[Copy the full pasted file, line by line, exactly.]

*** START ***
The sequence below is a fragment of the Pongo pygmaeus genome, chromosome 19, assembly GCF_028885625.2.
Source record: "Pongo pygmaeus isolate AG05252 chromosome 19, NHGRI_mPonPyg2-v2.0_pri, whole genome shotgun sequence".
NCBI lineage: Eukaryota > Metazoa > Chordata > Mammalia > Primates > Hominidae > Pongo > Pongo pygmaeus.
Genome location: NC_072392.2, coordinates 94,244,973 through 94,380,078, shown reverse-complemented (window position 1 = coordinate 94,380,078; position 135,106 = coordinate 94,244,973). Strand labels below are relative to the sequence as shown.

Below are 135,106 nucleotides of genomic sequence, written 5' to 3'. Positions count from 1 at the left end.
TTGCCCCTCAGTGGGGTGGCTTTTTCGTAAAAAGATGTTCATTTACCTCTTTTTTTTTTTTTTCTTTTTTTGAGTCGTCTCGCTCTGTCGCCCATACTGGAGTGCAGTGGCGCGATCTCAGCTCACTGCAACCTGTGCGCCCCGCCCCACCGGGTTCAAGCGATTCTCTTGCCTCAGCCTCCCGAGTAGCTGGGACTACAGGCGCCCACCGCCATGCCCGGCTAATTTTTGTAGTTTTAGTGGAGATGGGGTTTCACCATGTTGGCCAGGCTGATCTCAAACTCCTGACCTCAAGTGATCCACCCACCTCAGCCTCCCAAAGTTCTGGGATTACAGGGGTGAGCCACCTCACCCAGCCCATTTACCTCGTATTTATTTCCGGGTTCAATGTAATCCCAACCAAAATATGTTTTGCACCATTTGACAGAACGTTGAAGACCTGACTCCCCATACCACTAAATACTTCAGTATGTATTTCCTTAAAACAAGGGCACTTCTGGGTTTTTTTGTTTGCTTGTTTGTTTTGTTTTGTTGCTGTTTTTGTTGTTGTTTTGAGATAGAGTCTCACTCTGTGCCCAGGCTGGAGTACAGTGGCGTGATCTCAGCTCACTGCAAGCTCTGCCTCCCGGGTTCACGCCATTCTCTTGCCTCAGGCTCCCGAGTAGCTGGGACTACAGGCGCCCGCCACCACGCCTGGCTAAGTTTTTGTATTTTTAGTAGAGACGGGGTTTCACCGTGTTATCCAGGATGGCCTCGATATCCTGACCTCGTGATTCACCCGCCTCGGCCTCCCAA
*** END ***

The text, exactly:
The sequence below is a fragment of the Pongo pygmaeus genome, chromosome 19, assembly GCF_028885625.2.
Source record: "Pongo pygmaeus isolate AG05252 chromosome 19, NHGRI_mPonPyg2-v2.0_pri, whole genome shotgun sequence".
NCBI lineage: Eukaryota > Metazoa > Chordata > Mammalia > Primates > Hominidae > Pongo > Pongo pygmaeus.
Genome location: NC_072392.2, coordinates 94,244,973 through 94,380,078, shown reverse-complemented (window position 1 = coordinate 94,380,078; position 135,106 = coordinate 94,244,973). Strand labels below are relative to the sequence as shown.

Below are 135,106 nucleotides of genomic sequence, written 5' to 3'. Positions count from 1 at the left end.
TTGCCCCTCAGTGGGGTGGCTTTTTCGTAAAAAGATGTTCATTTACCTCTTTTTTTTTTTTTTCTTTTTTTGAGTCGTCTCGCTCTGTCGCCCATACTGGAGTGCAGTGGCGCGATCTCAGCTCACTGCAACCTGTGCGCCCCGCCCCACCGGGTTCAAGCGATTCTCTTGCCTCAGCCTCCCGAGTAGCTGGGACTACAGGCGCCCACCGCCATGCCCGGCTAATTTTTGTAGTTTTAGTGGAGATGGGGTTTCACCATGTTGGCCAGGCTGATCTCAAACTCCTGACCTCAAGTGATCCACCCACCTCAGCCTCCCAAAGTTCTGGGATTACAGGGGTGAGCCACCTCACCCAGCCCATTTACCTCGTATTTATTTCCGGGTTCAATGTAATCCCAACCAAAATATGTTTTGCACCATTTGACAGAACGTTGAAGACCTGACTCCCCATACCACTAAATACTTCAGTATGTATTTCCTTAAAACAAGGGCACTTCTGGGTTTTTTTGTTTGCTTGTTTGTTTTGTTTTGTTGCTGTTTTTGTTGTTGTTTTGAGATAGAGTCTCACTCTGTGCCCAGGCTGGAGTACAGTGGCGTGATCTCAGCTCACTGCAAGCTCTGCCTCCCGGGTTCACGCCATTCTCTTGCCTCAGGCTCCCGAGTAGCTGGGACTACAGGCGCCCGCCACCACGCCTGGCTAAGTTTTTGTATTTTTAGTAGAGACGGGGTTTCACCGTGTTATCCAGGATGGCCTCGATATCCTGACCTCGTGATTCACCCGCCTCGGCCTCCCAA